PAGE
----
As to this incident over the weekend, until such time as an investigation, either by the AMA, IMAA or local law enforcement agencies has been conducted to determine the cause of the accident, it will remain classified as such. For all we know, some jerk could have unthinkingly turned on his own radio on the same frequency to test something out, and caused this crash. Right now, we don't know. In that case, as I understand 'fail safe' devices in the radio system, because the receiver was receiving data, it could not 'fail safe' because it *was* receiving data. If indeed, that was the case.

If the situation was a receiver failure, or servo failure, or mechanical failure, then fail safe devices would not protect anything.

We need to find out the cause of the accident first, if it's possible to reconstruct the data, and see why the plane went out of control. Then, we can determine whether or not a Fail Safe system would have been able to intervene.

For now, it was an accident, a terrible one, no doubt, and my prayers go out to Mr. Rowe and Mr. Striker as well as their families and friends, but it *was* an accident, until proven otherwise.

Gary
Old 08-30-2004, 02:29 PM
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Default RE: Serious accident

Gary, the fail safe device not work as it was suppose to. The radio was on, the receivers were on but the fail safe did not allow the motor to start. This in turn made him disconnect the device, so what's the point of having one?
Old 08-30-2004, 02:45 PM
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John Redman
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Default RE: Serious accident

RC-Sport,

Is it possible the radio was in failsafe, hence causing the failsafe system to operate correctly? We have a very sophisticated failsafe unit built into our ECU on our JetCat turbines. When activated you cannot start the engine. If the failsafe isn't programmed correctly inside the pcm transmitter you will not notice it untill you try to start.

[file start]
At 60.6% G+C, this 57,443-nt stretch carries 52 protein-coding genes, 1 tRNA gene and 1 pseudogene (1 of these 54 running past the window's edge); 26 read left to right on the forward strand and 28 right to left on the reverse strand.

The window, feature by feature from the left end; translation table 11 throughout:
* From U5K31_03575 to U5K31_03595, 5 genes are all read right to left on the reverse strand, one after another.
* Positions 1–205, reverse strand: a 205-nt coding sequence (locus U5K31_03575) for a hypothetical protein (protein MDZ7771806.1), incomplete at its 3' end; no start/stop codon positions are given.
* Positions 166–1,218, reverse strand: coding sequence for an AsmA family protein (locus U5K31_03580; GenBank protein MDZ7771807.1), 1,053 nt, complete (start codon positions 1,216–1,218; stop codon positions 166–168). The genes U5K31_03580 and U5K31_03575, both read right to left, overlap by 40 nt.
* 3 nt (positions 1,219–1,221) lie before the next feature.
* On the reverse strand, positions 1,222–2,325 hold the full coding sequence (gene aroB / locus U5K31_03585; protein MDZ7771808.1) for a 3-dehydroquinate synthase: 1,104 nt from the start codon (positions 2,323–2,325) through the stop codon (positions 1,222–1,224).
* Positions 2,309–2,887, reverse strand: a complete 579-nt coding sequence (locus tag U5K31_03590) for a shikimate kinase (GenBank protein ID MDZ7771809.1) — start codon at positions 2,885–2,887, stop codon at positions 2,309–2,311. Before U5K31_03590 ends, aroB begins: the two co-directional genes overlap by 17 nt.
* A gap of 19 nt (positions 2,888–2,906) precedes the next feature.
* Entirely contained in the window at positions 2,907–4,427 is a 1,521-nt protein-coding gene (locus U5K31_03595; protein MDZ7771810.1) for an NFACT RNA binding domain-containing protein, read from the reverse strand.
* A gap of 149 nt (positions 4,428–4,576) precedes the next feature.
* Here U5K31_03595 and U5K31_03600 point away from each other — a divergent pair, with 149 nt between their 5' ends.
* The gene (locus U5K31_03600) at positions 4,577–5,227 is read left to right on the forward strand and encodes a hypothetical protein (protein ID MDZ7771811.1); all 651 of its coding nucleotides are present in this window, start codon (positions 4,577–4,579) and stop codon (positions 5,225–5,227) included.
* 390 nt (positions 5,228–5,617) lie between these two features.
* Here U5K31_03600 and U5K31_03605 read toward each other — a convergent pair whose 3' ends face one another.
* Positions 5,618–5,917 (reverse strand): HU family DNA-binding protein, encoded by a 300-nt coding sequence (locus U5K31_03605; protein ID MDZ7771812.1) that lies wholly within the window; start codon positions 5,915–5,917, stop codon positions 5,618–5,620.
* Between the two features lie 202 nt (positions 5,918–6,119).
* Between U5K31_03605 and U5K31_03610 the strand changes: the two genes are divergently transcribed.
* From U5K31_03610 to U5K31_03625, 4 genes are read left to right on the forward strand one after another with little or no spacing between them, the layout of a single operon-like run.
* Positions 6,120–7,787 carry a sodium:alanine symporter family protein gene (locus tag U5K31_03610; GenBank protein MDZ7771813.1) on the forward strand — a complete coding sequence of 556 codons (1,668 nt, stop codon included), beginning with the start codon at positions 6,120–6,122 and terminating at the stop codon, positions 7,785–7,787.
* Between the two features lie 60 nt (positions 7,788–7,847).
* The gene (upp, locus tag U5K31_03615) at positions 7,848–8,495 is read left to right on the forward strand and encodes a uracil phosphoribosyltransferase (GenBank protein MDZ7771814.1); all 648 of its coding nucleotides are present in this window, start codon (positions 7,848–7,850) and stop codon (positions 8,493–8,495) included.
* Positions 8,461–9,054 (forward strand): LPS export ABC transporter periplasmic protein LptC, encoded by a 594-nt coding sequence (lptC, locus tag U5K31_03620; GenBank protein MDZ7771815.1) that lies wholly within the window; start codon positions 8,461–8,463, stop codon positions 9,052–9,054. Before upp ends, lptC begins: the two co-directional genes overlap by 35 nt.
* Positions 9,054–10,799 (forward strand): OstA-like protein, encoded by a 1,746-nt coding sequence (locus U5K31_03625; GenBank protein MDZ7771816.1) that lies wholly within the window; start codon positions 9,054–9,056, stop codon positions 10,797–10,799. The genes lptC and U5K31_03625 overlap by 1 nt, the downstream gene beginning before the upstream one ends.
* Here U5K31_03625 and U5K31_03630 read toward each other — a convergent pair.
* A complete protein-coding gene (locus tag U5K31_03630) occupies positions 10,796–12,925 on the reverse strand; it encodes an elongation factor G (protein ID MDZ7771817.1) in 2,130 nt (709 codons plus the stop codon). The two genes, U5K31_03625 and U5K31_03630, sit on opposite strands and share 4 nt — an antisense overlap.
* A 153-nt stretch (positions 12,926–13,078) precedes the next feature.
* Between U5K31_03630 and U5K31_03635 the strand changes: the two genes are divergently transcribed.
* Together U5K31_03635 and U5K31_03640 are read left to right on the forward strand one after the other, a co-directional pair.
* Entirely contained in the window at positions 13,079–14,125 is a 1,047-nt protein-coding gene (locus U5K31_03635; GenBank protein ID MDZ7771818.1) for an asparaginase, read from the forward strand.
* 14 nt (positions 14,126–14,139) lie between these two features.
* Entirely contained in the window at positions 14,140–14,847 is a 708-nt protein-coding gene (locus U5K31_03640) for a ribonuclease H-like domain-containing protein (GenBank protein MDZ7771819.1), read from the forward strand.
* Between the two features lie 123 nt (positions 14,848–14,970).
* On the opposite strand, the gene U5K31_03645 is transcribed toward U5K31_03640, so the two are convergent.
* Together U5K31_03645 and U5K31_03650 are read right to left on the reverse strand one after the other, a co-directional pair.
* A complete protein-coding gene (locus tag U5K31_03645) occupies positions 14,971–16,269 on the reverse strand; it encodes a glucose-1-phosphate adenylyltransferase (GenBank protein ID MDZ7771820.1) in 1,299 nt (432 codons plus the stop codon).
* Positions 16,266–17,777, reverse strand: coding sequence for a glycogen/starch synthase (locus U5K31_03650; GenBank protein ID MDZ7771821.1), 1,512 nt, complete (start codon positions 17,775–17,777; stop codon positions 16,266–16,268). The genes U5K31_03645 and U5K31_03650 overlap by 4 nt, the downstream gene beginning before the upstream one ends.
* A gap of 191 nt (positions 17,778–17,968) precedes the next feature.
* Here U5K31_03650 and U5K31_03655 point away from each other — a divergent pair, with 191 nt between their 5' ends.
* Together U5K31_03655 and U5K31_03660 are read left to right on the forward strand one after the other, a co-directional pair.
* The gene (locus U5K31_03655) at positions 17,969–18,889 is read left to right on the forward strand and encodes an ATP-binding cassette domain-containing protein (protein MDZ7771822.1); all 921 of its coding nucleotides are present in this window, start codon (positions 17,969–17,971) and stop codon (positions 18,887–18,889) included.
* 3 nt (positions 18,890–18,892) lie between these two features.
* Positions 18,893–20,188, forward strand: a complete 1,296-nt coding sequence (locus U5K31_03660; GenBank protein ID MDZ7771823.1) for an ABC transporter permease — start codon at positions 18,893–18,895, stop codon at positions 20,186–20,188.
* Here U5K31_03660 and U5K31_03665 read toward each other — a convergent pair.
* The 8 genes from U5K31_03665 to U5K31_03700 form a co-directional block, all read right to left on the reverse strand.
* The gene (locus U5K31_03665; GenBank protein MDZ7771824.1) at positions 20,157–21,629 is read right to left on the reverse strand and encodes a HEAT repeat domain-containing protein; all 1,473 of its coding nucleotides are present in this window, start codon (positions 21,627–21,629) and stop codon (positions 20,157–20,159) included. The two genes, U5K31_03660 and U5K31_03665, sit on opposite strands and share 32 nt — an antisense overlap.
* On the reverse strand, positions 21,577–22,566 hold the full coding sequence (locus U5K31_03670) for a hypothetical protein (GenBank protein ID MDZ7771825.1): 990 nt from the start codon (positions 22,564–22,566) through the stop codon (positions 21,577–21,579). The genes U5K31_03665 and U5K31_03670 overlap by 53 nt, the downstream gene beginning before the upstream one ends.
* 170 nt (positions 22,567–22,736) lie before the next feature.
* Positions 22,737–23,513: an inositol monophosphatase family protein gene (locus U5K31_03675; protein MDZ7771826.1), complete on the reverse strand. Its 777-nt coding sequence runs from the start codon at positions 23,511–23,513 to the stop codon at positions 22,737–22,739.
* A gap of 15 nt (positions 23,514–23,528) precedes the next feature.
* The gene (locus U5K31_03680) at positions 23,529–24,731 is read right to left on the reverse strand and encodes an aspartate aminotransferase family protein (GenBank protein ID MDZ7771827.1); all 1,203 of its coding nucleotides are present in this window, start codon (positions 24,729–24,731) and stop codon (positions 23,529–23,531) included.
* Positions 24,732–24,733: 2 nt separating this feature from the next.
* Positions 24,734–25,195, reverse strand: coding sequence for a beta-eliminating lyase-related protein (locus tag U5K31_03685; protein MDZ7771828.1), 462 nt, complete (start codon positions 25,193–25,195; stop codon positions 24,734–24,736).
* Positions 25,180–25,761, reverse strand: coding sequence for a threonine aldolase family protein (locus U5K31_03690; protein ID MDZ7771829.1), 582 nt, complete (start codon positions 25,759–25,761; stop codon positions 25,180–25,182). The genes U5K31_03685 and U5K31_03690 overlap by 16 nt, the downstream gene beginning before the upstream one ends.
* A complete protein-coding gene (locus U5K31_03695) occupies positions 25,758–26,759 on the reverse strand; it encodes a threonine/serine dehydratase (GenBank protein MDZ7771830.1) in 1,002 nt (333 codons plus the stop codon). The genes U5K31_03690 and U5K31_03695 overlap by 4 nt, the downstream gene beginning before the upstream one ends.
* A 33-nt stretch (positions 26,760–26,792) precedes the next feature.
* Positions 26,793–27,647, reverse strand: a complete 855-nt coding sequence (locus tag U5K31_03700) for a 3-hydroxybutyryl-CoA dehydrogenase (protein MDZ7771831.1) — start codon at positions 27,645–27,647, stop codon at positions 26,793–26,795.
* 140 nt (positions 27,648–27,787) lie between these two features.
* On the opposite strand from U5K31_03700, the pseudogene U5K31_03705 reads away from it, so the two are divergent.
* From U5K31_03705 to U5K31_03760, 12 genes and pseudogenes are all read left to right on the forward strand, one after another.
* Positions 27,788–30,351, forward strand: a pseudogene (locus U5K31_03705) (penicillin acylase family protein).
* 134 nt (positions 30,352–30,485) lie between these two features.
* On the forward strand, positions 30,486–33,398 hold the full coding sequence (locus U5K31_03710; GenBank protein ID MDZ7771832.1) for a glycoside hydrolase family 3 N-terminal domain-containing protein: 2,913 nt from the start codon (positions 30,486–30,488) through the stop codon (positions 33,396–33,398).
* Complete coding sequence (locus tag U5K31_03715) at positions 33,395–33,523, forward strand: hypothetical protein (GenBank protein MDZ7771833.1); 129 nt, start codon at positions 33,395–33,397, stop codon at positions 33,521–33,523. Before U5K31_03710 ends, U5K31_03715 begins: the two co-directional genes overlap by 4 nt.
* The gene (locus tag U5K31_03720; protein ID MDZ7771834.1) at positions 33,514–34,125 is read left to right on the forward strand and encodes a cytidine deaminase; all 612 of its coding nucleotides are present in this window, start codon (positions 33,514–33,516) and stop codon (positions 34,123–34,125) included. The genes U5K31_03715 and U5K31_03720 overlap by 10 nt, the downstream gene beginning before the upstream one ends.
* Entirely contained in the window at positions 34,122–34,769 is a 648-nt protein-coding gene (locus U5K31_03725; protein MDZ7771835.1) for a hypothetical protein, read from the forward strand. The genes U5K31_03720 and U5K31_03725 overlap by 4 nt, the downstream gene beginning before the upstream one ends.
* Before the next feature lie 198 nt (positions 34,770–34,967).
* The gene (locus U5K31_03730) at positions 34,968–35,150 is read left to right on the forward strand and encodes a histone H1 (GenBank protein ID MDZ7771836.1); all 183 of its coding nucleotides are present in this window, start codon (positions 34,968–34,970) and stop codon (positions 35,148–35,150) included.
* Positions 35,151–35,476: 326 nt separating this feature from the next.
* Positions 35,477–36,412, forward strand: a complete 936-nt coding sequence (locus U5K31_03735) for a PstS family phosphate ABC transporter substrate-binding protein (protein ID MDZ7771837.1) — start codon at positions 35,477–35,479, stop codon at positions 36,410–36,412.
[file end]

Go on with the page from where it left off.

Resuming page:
Was your buddy using an FM radio system, and if so are the two compatitple? I believe you and your buddy need to ensure the system works correctly before you try to fly. For example, on our JetCat systems, after programming hte failsafe on the transmitter, you then hook up a data terminal and verify the ECU is seeing a failsafe and is programmed correctly. Maybe a reprogramming and then a short engine run followed by turning off the transmitter to verify the engine shuts down is in order. Most people who install devices of this sort initially believe they are bad out of the package (myself included here) before rechecking with the manufacturer on installation practices and such to verify we have done it right.

Not meant to upset you with this post, just a little help. I too fly 33%'ers and am interested in this system you are talking about. Where did you get it from?
Old 08-30-2004, 02:54 PM
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smokingcrater
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Default RE: Serious accident